A judge yesterday said hedge fund titan Bill Ackman will have to cough up $3.7 billion if he wants to proceed with his ambitious plan to take over the iconic Stuyvesant Town-Peter Cooper Village apartment complex — a severe blow to the proposed deal.
Ackman, whose hedge fund Pershing Square Capital Management bought a key $300 million slice of StuyTown’s debt for 15 cents on the dollar — or $45 million — and planned to foreclose on the entity responsible for the $3 billion mortgage, said he is not giving up the fight.
“We are going to appeal,” Ackman told The Post.
The 44-year-old investment guru now faces the likelihood that senior lenders will proceed with their own foreclosure action on the property. That action is slated for Oct. 4 and Ackman said he will ask for a court-ordered stay of that foreclosure.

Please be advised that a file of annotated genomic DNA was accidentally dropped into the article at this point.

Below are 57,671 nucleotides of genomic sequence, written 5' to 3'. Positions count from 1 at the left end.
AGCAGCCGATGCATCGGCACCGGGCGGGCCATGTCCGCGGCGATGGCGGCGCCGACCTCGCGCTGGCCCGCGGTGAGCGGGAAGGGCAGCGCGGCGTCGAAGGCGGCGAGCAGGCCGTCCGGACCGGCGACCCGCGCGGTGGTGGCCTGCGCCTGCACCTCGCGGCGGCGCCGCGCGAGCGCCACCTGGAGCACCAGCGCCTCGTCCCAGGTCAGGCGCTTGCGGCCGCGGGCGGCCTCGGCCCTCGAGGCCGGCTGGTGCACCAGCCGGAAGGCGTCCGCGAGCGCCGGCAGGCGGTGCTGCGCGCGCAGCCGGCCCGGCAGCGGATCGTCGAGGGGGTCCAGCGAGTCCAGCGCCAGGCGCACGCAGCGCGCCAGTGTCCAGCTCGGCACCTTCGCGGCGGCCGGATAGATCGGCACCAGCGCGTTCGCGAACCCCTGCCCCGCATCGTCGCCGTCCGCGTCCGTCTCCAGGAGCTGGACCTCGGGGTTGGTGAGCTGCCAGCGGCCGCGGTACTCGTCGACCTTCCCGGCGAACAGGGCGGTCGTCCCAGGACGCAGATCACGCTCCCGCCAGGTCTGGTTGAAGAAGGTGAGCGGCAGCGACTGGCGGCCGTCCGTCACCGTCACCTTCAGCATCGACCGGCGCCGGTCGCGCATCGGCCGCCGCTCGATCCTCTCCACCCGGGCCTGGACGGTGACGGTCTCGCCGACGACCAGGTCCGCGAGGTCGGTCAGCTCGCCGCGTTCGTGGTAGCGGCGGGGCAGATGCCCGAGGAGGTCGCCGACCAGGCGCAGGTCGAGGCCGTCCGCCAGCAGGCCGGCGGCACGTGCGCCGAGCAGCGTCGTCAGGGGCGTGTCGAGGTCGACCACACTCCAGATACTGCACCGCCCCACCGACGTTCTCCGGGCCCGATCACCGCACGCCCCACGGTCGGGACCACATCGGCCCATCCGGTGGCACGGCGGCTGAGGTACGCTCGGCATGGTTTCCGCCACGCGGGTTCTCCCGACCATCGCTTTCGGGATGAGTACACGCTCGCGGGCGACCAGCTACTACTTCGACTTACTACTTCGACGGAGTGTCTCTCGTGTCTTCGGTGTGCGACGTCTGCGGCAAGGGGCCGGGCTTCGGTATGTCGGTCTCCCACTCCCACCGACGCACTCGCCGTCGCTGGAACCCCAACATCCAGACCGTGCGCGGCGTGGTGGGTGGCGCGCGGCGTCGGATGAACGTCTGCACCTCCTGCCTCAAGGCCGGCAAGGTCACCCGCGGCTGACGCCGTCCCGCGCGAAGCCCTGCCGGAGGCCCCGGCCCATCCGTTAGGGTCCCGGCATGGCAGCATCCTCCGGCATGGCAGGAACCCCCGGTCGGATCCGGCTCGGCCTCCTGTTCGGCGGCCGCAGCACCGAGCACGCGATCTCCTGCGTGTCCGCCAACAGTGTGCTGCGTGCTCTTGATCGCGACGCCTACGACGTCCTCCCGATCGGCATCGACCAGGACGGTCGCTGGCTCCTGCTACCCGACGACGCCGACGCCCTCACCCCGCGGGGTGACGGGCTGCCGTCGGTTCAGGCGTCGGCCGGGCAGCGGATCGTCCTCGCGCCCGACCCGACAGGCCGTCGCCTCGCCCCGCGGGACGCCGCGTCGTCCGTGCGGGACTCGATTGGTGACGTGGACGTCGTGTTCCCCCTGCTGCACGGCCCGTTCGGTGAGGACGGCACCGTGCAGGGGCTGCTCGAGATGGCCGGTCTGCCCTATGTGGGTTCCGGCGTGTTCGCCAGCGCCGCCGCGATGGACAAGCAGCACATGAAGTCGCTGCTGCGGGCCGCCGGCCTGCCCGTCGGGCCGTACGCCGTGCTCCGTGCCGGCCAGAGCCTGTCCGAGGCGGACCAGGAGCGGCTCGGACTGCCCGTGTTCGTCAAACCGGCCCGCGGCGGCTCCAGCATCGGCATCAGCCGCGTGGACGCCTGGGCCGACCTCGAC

In blocking Ackman, Manhattan state court Judge Richard Lowe sided with the holders of the mortgage, who sued the hedge-fund titan and his deal partner, Winthrop Realty, for attempting to take over StuyTown.
Judge Lowe sided with the mortgage holders, saying they are within their rights to move forward with their foreclosure plans. Ackman’s team can’t foreclose on their collateral, the mortgage entity, unless they cough up the $3.7 billion owed the senior lenders for the mortgage plus accrued interest, the judge said.
“We think the judge made a very solid decision,” said Greg Cross, the lawyer representing the senior lenders that sued to stop Ackman from taking over. “The senior lender is supposed to drive the bus,” he said.
If Ackman’s appeal fails, it could kill his plans to convert $45 million into ownership of the coveted property, worth closer to $2 billion.